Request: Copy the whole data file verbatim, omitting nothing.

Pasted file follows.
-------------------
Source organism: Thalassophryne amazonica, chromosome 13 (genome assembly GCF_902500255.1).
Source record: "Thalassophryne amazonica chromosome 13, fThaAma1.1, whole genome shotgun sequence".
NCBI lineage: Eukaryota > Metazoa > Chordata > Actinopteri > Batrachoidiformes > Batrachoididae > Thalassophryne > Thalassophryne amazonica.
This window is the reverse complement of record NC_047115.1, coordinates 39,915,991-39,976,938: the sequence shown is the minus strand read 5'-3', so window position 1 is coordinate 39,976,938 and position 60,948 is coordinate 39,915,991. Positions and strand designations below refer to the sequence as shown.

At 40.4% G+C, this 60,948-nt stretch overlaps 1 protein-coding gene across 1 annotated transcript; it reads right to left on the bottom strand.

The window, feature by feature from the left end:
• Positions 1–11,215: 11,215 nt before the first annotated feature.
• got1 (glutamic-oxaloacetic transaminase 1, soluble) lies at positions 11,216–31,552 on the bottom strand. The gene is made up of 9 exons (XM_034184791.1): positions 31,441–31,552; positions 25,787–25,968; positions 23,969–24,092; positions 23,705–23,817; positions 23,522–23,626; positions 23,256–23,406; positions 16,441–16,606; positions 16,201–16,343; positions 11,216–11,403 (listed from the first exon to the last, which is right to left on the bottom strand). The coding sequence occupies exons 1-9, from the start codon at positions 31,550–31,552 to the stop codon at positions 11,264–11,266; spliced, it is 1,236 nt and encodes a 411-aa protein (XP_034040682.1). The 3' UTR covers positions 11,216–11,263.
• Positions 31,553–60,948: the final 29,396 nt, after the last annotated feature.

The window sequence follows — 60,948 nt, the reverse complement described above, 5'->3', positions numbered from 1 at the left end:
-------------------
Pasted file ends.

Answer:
Source organism: Thalassophryne amazonica, chromosome 13 (genome assembly GCF_902500255.1).
Source record: "Thalassophryne amazonica chromosome 13, fThaAma1.1, whole genome shotgun sequence".
NCBI lineage: Eukaryota > Metazoa > Chordata > Actinopteri > Batrachoidiformes > Batrachoididae > Thalassophryne > Thalassophryne amazonica.
This window is the reverse complement of record NC_047115.1, coordinates 39,915,991-39,976,938: the sequence shown is the minus strand read 5'-3', so window position 1 is coordinate 39,976,938 and position 60,948 is coordinate 39,915,991. Positions and strand designations below refer to the sequence as shown.

At 40.4% G+C, this 60,948-nt stretch overlaps 1 protein-coding gene across 1 annotated transcript; it reads right to left on the bottom strand.

The window, feature by feature from the left end:
• Positions 1–11,215: 11,215 nt before the first annotated feature.
• got1 (glutamic-oxaloacetic transaminase 1, soluble) lies at positions 11,216–31,552 on the bottom strand. The gene is made up of 9 exons (XM_034184791.1): positions 31,441–31,552; positions 25,787–25,968; positions 23,969–24,092; positions 23,705–23,817; positions 23,522–23,626; positions 23,256–23,406; positions 16,441–16,606; positions 16,201–16,343; positions 11,216–11,403 (listed from the first exon to the last, which is right to left on the bottom strand). The coding sequence occupies exons 1-9, from the start codon at positions 31,550–31,552 to the stop codon at positions 11,264–11,266; spliced, it is 1,236 nt and encodes a 411-aa protein (XP_034040682.1). The 3' UTR covers positions 11,216–11,263.
• Positions 31,553–60,948: the final 29,396 nt, after the last annotated feature.

The window sequence follows — 60,948 nt, the reverse complement described above, 5'->3', positions numbered from 1 at the left end: